Former prime minister Tony Abbott, who infamously said he would not snipe at, or undermine, his successor, is threatening to torpedo the Turnbull government if it attempts to introduce a clean energy target.
Abbott is not keen on a clean energy target in any form, and is trying to push the government away from the policy. In 2009 he nuked the Coalition working with the then Labor government on an emissions trading scheme (ETS).
Abbott ultimately ousted then opposition leader Malcolm Turnbull after Turnbull had been negotiating a deal with the Rudd Labor government for an ETS. Shortly before that happened, Abbott, in a blog post in 2009 for The Daily Telegraph, wrote that it could be easier for the opposition to oppose the scheme.
"The easiest course could be to oppose it and fight the next election against Labor's carbon GST," he said at the time.
A backbench revolt against the ETS proposal ultimately led to a party room showdown. Abbott emerged as the new leader of the party, and campaigned for the next four years against the ETS and environment policy.
Abbott is now proposing to fight Labor on the same issue. Again. He told Sky News last night that the Coalition should lower its renewable energy target (RET) to differentiate from Labor.
"42% renewables from the Coalition versus 50% renewables from Labor," he said. "That isn't a policy difference."
Abbott said climate change was a "third order issue" and that energy targets were "socialism in the guise of environmentalism".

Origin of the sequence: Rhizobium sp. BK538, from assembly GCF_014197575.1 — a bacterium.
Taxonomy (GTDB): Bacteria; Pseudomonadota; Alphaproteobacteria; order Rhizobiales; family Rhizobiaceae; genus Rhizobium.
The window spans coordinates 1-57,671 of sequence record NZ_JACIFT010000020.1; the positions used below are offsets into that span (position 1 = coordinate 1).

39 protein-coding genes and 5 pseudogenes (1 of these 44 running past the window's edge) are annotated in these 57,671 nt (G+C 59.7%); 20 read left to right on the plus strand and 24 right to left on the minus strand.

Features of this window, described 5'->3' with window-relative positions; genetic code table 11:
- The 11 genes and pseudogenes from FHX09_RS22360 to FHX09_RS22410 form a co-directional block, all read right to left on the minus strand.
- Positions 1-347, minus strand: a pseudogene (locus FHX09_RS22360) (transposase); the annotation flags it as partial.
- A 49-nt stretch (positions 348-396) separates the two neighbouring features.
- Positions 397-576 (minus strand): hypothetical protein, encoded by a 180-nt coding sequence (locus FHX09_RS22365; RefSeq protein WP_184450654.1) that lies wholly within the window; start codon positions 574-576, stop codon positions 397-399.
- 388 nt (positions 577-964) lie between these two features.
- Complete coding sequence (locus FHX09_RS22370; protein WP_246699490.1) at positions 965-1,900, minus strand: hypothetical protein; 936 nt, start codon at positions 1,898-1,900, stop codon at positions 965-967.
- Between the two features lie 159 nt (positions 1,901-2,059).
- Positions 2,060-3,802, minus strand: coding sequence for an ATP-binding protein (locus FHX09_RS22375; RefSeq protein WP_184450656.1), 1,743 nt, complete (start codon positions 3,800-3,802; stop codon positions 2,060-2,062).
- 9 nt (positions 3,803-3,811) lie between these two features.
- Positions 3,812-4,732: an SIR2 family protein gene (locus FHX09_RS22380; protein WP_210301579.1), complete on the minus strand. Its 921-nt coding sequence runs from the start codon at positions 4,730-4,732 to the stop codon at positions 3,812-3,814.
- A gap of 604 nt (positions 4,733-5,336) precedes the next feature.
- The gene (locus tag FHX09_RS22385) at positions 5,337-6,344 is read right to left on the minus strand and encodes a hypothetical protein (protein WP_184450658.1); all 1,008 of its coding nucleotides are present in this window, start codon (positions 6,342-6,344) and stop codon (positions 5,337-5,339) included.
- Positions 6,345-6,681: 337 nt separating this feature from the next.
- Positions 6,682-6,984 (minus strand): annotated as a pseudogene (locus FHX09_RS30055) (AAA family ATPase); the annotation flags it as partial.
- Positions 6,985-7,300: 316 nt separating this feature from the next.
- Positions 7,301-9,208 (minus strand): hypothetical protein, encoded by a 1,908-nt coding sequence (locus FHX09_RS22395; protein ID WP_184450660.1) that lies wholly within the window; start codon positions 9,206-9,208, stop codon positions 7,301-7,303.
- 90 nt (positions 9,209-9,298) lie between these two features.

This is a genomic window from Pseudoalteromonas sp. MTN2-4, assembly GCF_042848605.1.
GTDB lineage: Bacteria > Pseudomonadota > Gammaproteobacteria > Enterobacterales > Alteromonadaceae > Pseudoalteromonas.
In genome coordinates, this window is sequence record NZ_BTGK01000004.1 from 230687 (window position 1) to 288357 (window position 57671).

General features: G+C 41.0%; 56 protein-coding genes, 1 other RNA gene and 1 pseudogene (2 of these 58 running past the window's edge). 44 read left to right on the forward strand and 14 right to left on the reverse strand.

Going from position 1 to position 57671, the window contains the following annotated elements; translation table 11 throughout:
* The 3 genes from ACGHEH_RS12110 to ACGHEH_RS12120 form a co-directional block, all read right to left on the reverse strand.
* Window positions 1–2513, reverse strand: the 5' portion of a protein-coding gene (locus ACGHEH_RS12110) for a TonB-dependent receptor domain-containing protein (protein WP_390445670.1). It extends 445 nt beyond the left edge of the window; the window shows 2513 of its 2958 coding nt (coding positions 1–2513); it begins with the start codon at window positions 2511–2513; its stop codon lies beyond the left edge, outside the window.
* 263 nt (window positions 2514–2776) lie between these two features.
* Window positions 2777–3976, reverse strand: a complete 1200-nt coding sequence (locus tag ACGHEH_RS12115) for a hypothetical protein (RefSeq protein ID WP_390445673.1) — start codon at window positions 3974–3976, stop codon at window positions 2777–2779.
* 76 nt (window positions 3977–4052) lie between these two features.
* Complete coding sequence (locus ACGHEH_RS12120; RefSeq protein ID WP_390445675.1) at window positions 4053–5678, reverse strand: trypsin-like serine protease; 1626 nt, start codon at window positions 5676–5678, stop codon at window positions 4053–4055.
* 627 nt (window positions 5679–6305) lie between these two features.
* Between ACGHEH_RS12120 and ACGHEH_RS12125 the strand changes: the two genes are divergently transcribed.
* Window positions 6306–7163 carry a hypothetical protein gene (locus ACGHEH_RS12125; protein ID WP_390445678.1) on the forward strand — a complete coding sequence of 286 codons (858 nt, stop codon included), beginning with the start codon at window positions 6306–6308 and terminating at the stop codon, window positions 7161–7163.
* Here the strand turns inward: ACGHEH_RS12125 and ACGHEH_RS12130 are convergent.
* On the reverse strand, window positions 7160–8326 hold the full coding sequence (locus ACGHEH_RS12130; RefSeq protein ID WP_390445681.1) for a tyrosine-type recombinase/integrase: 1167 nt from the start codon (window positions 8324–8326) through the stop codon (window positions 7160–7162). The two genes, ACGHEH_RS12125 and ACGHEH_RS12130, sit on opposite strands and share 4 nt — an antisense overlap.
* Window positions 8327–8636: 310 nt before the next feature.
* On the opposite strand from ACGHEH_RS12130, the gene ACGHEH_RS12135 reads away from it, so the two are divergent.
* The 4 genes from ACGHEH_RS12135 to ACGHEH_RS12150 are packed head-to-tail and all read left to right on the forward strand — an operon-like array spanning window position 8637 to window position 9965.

Abbott said any clean energy target would have to go through the Coalition party room, and predicted there would be "extremely serious reservations" in the party room about a clean energy target.
In an opinion piece in The Australian today, the former prime minister said that while he was not opposed to renewables, the "$3 billion-a-year subsidies" gave it an unfair advantage.
A clean energy target is an environmental policy that aims to have more low-emissions generated energy in the Australian market. It rewards investment in low-emissions generators.
Energy companies in Australia are seeking policy certainty for their planned investments from 2020.
The clean energy target is designed to replace the RET from 2020, and will differ from an RET by being "technology neutral". This means that it won't matter what type of technology the company invests in, as long as it meets the low-emissions standard.
It works hand-in-hand with the emissions reduction target, which is aimed at reducing the amount of carbon emissions being produced. It was one of the key recommendations from the Finkel Review released earlier this year by the Turnbull government.
Abbott said the Finkel recommendation for a clean energy target "must be dropped".
"It would be unconscionable for a government that was elected promising to scrap the carbon tax, and to end Labor’s climate change obsessions, to go down this path," he said.
He indicated on Sky News that, hypothetically, if a clean energy target was to be legislated, he might cross the floor and vote against it. The government's one-seat majority means that in that event, the government would be relying on the support of Labor or the cross bench in order to pass legislation.
Josh Taylor is a Senior Reporter for BuzzFeed News and is based in Sydney.
Contact Josh Taylor at firstname.lastname@example.org.
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